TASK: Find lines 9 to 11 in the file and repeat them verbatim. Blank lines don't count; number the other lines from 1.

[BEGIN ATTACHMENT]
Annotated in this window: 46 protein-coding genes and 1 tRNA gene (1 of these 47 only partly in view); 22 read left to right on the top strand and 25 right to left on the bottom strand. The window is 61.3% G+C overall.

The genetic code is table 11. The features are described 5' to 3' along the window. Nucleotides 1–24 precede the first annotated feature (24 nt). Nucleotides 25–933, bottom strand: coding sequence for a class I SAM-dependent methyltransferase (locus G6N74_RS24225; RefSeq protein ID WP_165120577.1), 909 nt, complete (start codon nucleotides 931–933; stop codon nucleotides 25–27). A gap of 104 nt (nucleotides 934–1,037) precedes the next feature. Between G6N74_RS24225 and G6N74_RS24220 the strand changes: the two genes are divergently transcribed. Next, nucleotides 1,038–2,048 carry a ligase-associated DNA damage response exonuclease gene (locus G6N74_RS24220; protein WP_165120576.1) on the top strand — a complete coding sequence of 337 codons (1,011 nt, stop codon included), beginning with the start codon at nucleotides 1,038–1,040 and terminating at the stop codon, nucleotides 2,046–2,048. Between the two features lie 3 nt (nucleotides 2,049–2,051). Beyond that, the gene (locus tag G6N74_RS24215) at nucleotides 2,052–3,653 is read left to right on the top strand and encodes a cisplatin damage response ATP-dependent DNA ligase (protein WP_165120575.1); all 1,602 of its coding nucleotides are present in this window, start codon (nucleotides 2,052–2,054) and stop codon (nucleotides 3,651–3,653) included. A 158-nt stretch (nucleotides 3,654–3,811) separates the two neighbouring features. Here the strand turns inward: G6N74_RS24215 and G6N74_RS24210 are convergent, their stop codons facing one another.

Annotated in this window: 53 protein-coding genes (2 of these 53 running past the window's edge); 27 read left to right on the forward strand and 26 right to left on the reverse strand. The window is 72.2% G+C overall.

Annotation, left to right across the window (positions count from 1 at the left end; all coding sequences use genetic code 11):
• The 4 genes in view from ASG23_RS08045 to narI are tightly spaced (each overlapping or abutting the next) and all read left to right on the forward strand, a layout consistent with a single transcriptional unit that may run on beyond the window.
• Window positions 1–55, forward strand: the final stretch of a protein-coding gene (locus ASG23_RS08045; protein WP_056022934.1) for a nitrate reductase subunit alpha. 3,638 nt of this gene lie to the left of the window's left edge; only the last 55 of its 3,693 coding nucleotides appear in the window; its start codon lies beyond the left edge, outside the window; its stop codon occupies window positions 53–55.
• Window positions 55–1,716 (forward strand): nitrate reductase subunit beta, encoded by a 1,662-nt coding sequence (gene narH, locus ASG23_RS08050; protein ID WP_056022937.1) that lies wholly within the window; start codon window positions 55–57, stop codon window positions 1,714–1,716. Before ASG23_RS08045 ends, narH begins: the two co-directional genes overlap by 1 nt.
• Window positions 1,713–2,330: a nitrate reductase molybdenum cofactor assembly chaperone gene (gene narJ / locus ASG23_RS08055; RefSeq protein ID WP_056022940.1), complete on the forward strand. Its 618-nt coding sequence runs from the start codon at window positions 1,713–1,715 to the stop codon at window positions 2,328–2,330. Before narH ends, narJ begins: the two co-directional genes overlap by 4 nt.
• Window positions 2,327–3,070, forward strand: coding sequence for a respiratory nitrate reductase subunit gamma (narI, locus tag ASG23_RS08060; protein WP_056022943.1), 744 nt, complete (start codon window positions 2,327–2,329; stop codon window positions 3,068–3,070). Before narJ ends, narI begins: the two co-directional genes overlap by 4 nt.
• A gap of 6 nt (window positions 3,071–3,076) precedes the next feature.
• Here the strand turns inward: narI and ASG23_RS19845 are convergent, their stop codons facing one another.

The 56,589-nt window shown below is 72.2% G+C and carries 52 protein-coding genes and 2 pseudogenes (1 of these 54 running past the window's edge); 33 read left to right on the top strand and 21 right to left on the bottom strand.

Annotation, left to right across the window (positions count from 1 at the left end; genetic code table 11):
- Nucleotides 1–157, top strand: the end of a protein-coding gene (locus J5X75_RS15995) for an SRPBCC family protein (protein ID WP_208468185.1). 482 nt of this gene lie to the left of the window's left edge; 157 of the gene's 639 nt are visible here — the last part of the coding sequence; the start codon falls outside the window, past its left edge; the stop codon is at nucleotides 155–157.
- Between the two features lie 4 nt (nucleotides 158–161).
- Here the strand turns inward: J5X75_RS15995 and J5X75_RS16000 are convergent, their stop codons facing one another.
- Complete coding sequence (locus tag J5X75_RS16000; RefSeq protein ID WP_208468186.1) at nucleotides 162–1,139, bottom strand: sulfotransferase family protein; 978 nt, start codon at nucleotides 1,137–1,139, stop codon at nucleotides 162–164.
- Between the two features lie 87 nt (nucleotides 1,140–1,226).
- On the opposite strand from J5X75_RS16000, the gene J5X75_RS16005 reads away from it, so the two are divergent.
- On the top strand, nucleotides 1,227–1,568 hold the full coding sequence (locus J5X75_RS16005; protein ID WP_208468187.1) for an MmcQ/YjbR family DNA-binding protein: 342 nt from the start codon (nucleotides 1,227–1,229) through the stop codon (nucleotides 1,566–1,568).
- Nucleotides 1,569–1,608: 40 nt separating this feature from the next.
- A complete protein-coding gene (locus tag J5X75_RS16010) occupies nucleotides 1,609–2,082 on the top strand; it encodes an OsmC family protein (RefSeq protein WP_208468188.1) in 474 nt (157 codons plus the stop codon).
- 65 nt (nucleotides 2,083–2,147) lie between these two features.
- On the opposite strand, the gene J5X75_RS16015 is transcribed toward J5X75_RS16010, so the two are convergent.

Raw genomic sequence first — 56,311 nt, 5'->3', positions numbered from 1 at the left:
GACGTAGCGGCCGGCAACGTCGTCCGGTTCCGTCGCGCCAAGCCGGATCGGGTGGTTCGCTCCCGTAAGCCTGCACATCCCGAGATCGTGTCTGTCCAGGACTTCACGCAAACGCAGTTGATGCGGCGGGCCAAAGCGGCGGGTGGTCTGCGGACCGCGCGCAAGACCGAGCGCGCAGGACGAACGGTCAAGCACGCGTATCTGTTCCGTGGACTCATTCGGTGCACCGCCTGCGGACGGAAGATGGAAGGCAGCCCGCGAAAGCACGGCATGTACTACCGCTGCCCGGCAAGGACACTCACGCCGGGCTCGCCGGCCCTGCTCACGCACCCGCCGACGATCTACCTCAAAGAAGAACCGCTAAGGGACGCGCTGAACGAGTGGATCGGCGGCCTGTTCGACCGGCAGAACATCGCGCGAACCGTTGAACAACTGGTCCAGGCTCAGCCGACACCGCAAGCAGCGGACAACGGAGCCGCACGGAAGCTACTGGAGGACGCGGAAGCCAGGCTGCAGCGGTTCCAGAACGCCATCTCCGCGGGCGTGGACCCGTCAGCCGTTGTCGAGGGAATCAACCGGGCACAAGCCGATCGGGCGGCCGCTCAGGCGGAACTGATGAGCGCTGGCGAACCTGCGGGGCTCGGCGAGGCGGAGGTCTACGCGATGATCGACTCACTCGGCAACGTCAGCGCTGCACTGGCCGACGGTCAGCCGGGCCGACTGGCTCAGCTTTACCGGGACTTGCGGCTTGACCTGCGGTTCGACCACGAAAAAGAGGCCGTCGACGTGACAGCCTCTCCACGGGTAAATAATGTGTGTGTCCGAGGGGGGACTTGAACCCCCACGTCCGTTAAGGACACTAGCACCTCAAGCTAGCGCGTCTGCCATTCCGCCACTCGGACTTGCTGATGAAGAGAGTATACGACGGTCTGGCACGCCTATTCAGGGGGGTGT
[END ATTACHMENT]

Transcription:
• Window positions 2,327–3,070, forward strand: coding sequence for a respiratory nitrate reductase subunit gamma (narI, locus tag ASG23_RS08060; protein WP_056022943.1), 744 nt, complete (start codon window positions 2,327–2,329; stop codon window positions 3,068–3,070). Before narJ ends, narI begins: the two co-directional genes overlap by 4 nt.
• A gap of 6 nt (window positions 3,071–3,076) precedes the next feature.
• Here the strand turns inward: narI and ASG23_RS19845 are convergent, their stop codons facing one another.